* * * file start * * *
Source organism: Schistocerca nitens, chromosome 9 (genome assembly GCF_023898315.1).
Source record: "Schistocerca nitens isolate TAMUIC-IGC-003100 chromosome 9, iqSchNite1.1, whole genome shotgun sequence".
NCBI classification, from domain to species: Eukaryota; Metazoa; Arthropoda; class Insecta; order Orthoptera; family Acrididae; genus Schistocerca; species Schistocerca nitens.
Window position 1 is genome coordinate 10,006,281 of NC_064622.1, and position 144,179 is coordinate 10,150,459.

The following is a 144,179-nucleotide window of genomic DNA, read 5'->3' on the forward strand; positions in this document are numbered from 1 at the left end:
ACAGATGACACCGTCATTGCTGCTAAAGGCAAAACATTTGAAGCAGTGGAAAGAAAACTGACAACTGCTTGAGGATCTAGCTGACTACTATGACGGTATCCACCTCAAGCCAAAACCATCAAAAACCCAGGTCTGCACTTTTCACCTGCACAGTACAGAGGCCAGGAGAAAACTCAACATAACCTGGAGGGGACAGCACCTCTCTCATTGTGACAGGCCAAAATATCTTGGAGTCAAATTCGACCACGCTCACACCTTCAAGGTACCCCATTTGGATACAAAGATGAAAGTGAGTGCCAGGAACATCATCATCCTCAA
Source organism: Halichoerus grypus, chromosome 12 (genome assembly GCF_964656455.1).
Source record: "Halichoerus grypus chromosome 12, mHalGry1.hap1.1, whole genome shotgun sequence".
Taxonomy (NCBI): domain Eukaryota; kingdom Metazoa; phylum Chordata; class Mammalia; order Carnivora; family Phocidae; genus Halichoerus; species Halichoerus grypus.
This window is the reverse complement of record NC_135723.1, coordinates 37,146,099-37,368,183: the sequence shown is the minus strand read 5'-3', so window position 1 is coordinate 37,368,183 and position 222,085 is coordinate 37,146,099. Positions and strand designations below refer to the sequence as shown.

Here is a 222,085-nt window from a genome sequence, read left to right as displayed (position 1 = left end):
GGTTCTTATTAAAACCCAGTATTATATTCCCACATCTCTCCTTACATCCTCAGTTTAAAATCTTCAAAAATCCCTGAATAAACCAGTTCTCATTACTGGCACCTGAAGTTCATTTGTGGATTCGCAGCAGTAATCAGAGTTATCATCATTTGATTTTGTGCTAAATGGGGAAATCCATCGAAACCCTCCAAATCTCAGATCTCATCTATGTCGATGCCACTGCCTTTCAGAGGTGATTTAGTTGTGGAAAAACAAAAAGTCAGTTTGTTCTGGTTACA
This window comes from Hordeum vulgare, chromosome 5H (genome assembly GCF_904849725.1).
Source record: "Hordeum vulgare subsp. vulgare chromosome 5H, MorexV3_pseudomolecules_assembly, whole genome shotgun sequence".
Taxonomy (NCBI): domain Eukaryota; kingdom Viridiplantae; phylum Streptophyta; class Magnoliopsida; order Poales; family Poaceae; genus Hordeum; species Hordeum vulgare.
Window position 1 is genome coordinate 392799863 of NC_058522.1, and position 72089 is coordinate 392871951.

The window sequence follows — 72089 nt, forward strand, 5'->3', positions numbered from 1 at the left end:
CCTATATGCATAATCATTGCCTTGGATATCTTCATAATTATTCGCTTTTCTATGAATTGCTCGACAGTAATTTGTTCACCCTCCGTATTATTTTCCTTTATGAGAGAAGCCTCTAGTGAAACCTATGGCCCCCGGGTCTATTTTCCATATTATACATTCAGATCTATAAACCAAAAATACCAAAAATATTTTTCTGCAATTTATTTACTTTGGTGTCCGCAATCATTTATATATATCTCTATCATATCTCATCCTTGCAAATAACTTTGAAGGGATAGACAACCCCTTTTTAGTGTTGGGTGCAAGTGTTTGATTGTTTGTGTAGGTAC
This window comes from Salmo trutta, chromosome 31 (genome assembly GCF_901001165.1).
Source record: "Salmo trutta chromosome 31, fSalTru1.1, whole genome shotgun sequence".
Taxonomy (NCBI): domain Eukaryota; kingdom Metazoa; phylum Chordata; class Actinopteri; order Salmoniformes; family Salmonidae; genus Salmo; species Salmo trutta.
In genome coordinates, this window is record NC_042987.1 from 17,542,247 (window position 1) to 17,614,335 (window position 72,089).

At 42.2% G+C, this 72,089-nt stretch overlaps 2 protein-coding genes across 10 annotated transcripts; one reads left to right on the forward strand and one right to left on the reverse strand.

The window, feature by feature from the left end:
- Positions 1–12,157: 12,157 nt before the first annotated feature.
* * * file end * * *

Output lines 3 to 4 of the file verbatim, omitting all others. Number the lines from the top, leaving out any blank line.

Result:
NCBI classification, from domain to species: Eukaryota; Metazoa; Arthropoda; class Insecta; order Orthoptera; family Acrididae; genus Schistocerca; species Schistocerca nitens.
Window position 1 is genome coordinate 10,006,281 of NC_064622.1, and position 144,179 is coordinate 10,150,459.